The Korea Herald


Bills, budget plan left in limbo ahead of elections

Long-awaited bills remain pending at Assembly as plenary session to conclude Saturday

By Jung Min-kyung

Published : Dec. 4, 2023 - 15:35

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The National Assembly building in Yeouido, western Seoul (Yonhap) The National Assembly building in Yeouido, western Seoul (Yonhap)

Several key bills aimed to provide stronger social safety nets and confirm next year’s budget plan were stuck in limbo as of Monday, as rival parties continued to lock horns ahead of the general elections in April.

With less than a week remaining for the plenary session of the 21st National Assembly, observers expressed concern that the bills could be scrapped altogether, with the ruling People Power Party and the main opposition Democratic Party of Korea remaining in a standoff.

"We ask the National Assembly to swiftly deal with the pending bills aimed to improve the livelihoods of the people and the country's economy alongside next year's budget plan in response to the desperate voices of the public," Prime Minister Han Duk-woo said Sunday.

In response to the growing concerns, the rival parties jointly launched a task force of ranking officials Monday to deal with the delayed bills and the adoption of new laws.

Two bills drawn up to adopt harsher punishments for real estate scammers and those who post death threats online, respectively, alongside one that allows bereaved families of policemen and soldiers to legally file a lawsuit against the government for compensation, are among the plans that face delays.

The revision to the Act on the Aggravated Punishment of Specific Crimes, which pushes to expand those subject to the law, has been stuck in the early stages of parliamentary review for over six months.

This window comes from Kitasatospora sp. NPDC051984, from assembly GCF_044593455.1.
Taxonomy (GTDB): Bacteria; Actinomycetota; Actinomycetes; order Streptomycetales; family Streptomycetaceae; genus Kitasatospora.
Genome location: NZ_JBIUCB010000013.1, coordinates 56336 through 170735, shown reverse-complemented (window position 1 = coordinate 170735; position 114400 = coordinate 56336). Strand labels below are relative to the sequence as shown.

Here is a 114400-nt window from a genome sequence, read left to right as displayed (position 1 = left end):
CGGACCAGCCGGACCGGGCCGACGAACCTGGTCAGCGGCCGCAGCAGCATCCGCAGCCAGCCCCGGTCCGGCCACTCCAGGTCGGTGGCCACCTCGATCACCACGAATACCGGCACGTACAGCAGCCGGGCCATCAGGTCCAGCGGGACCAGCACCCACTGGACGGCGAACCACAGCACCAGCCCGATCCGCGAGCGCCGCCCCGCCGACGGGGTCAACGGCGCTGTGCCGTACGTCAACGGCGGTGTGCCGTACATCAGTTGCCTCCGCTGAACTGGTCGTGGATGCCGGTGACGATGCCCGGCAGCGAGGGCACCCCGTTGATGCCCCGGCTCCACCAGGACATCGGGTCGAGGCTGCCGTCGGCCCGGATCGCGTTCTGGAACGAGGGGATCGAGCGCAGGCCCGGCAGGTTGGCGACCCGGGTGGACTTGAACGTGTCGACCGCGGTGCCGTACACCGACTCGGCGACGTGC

If the National Assembly decides to pass the bill, which was proposed by a ruling party lawmaker in April, white-collar criminals who have inflicted financial damages below 500 million won ($383,300) each on multiple victims would be subject to heavier punishment. The current law only applies to those who have inflicted damages worth more than 500 million won, which can lead to at least three years in prison.

A loophole in the law has allowed scammers who took advantage of the country’s unique “jeonse” housing rental system in recent years to escape heavy punishment.

Under the nation’s jeonse system, tenants pay a large lump-sum deposit to the landlord. The deposit -- usually below 500 million won -- is returned at the end of the rental agreement. which normally lasts two years. The tenants are not required to pay separate rental fees during the lease period.

The total value of disputes surrounding the jeonse system hit 1.2 trillion won in 2022, doubling from a year earlier, according to the recent data compiled by the Ministry of Finance.

The three bills are among a total of 55 bills that currently await the assessment of the National Assembly. By law, the bills will be scrapped automatically with the launch of the 22nd National Assembly slated for late May 2024.

Meanwhile, lawmakers have been postponing the passage of the 2024 government budget, missing its legal deadline of Dec. 2. This marks the third consecutive year the National Assembly failed to uphold the legal deadline for the budget.

The delay comes as the tension between the rival parties intensified in the process leading up to the state broadcasting chief’s resignation on Dec. 1.

President Yoon Suk Yeol granted his approval for the resignation offered by Korea Communications Commission Chairman Lee Dong-kwan, who was the subject of possible impeachment.

The main opposition party introduced a unilateral motion to impeach Lee last week based on its longstanding criticism of him "cracking down on outlets for hostile coverage against the government" and aiding the president’s "efforts to control the press."

Yoon’s move effectively derailed the main opposition party's plans to proceed with an impeachment motion originally scheduled for the afternoon of Dec. 1.

The ruling party floor leader Rep. Yun Jae-ok criticized the Democratic Party's move on Monday, calling it an attempt to "paralyze and suspend the Korea Communication Commission's functions to gain an upper hand in the general elections next year."